Thursday, 23 October 2014

Royal wish ought not to be granted, say Republicans

With all three major parties committed to public sector cuts the pressure group that campaigns for the monarchy’s abolition wants greater scrutiny of its cost to the British taxpayer.
Republic accuses the royal household of deliberately underestimating its costs but supporters of the royal family argue it represents good value.
Buckingham Palace’s 2013 accounts reveal that the royal household’s sovereign grant was £35.7 million, a £2 million rise on the previous figure.
“What a bargain! How the Royal Family costs you just 56p a year,” declared the Daily Express.
But Graham Smith, Republic’s chief executive, claimed: “That is a fraction of the real amount, as
once hidden costs are included the real figure is just £600,000 shy of £300 million.”
According to the organisation the massive difference in figures is because security costs, the provision of grace and favour apartments to members of the royal family, royal visit costs
to council taxpayers and lost profits from the Duchies of Lancaster and Cornwall are not included. Republic estimates these at £102 million,£30 million, £21.5 million and £90 million respectively.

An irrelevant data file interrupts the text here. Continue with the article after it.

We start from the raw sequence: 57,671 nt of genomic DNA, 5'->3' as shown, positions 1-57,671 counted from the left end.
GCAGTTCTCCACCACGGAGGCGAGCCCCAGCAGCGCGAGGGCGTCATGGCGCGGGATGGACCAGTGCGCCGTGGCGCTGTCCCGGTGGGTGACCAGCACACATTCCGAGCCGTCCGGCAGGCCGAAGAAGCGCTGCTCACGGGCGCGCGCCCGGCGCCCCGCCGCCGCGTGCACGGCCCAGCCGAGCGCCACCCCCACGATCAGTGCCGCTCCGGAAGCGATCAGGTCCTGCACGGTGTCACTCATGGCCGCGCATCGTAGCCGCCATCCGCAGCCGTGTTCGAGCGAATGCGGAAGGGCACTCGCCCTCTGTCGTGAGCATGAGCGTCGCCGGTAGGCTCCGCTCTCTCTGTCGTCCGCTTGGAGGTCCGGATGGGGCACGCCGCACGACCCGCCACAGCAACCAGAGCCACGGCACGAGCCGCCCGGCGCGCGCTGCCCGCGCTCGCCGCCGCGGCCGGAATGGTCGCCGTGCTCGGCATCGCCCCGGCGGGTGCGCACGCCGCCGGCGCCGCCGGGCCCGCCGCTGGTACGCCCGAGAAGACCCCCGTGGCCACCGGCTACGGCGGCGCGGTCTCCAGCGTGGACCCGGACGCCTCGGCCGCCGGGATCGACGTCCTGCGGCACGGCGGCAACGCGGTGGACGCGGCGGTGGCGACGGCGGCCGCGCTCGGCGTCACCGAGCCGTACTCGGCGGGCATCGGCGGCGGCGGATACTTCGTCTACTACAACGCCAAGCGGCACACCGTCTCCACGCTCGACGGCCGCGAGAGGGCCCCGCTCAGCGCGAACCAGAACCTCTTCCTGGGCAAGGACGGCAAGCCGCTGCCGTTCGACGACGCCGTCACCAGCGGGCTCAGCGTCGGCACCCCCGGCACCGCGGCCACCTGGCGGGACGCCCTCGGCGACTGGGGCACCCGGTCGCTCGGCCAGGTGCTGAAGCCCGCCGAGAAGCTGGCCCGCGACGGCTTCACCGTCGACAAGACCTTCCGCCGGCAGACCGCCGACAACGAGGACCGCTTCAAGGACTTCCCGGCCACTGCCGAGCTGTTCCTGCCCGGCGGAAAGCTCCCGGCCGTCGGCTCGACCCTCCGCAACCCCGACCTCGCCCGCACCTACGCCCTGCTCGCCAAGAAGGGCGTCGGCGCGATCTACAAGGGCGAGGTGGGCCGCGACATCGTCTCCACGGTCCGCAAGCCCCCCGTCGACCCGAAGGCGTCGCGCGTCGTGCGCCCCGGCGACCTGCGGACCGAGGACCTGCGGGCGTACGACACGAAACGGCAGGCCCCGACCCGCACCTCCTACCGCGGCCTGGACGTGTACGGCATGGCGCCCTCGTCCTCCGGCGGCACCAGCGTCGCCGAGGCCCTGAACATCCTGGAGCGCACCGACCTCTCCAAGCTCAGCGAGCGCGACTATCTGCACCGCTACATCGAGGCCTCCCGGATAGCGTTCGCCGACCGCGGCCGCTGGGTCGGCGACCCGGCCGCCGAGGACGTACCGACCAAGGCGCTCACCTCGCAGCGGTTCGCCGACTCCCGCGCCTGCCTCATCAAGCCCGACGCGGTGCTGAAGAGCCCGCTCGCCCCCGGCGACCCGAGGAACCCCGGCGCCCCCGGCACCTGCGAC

However, Ian Roberts, vice-chairman of the British Monarchist League, accused Republic of “cooking the books in order to gain some publicity for its campaign, one that has consistently failed to garner public support from the British public as a whole”.
‘Reasonable costs’
He said: “The sovereign grant has abolished annuities to all but Prince Philip (pictured), and the Duchy of Cornwall largely funds the Prince of Wales. Spending has been cut heavily with minor royals having to rely on their own employment. The Crown Estate also earned the Treasury £211 million in 2007-08. ”
This is disputed by Republic as the Crown Estate is not the private property of the monarch.

Smith said total costs of £7 million would be more appropriate – “closer to what it costs, for example, Spain for their monarchy” – and allow the recruitment of either 14,000 newly qualified teachers or nurses.

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